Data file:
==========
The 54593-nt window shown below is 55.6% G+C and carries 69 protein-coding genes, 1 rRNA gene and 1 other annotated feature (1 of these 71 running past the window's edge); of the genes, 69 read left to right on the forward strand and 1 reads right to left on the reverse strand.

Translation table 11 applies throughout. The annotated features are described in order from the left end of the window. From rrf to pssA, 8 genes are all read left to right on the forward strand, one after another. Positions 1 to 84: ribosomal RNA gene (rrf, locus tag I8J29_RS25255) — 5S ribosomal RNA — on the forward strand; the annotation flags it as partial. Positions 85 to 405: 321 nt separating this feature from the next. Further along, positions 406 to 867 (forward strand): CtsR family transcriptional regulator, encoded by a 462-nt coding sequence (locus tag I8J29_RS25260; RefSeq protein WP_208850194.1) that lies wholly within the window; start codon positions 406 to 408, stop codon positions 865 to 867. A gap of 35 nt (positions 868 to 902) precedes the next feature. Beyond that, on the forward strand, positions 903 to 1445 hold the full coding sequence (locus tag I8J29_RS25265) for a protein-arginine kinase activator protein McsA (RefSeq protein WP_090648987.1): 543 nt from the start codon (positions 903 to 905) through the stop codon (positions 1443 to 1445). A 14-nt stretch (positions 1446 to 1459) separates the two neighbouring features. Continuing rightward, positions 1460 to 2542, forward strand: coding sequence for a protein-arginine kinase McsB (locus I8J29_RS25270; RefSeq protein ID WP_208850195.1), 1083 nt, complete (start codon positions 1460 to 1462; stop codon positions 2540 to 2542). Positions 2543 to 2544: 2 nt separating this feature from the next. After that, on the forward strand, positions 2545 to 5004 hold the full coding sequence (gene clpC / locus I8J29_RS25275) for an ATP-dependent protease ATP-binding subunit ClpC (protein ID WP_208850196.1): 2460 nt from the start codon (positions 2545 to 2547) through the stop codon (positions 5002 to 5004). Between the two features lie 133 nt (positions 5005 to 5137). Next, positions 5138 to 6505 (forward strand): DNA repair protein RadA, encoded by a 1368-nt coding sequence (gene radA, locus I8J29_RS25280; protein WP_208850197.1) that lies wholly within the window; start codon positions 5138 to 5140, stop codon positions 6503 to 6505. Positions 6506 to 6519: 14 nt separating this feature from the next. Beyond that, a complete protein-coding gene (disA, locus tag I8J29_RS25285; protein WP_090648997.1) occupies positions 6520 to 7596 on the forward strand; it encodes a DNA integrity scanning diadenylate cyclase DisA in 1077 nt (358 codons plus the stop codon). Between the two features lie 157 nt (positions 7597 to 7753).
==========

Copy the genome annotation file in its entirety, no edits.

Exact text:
The 54593-nt window shown below is 55.6% G+C and carries 69 protein-coding genes, 1 rRNA gene and 1 other annotated feature (1 of these 71 running past the window's edge); of the genes, 69 read left to right on the forward strand and 1 reads right to left on the reverse strand.

Translation table 11 applies throughout. The annotated features are described in order from the left end of the window. From rrf to pssA, 8 genes are all read left to right on the forward strand, one after another. Positions 1 to 84: ribosomal RNA gene (rrf, locus tag I8J29_RS25255) — 5S ribosomal RNA — on the forward strand; the annotation flags it as partial. Positions 85 to 405: 321 nt separating this feature from the next. Further along, positions 406 to 867 (forward strand): CtsR family transcriptional regulator, encoded by a 462-nt coding sequence (locus tag I8J29_RS25260; RefSeq protein WP_208850194.1) that lies wholly within the window; start codon positions 406 to 408, stop codon positions 865 to 867. A gap of 35 nt (positions 868 to 902) precedes the next feature. Beyond that, on the forward strand, positions 903 to 1445 hold the full coding sequence (locus tag I8J29_RS25265) for a protein-arginine kinase activator protein McsA (RefSeq protein WP_090648987.1): 543 nt from the start codon (positions 903 to 905) through the stop codon (positions 1443 to 1445). A 14-nt stretch (positions 1446 to 1459) separates the two neighbouring features. Continuing rightward, positions 1460 to 2542, forward strand: coding sequence for a protein-arginine kinase McsB (locus I8J29_RS25270; RefSeq protein ID WP_208850195.1), 1083 nt, complete (start codon positions 1460 to 1462; stop codon positions 2540 to 2542). Positions 2543 to 2544: 2 nt separating this feature from the next. After that, on the forward strand, positions 2545 to 5004 hold the full coding sequence (gene clpC / locus I8J29_RS25275) for an ATP-dependent protease ATP-binding subunit ClpC (protein ID WP_208850196.1): 2460 nt from the start codon (positions 2545 to 2547) through the stop codon (positions 5002 to 5004). Between the two features lie 133 nt (positions 5005 to 5137). Next, positions 5138 to 6505 (forward strand): DNA repair protein RadA, encoded by a 1368-nt coding sequence (gene radA, locus I8J29_RS25280; protein WP_208850197.1) that lies wholly within the window; start codon positions 5138 to 5140, stop codon positions 6503 to 6505. Positions 6506 to 6519: 14 nt separating this feature from the next. Beyond that, a complete protein-coding gene (disA, locus tag I8J29_RS25285; protein WP_090648997.1) occupies positions 6520 to 7596 on the forward strand; it encodes a DNA integrity scanning diadenylate cyclase DisA in 1077 nt (358 codons plus the stop codon). Between the two features lie 157 nt (positions 7597 to 7753).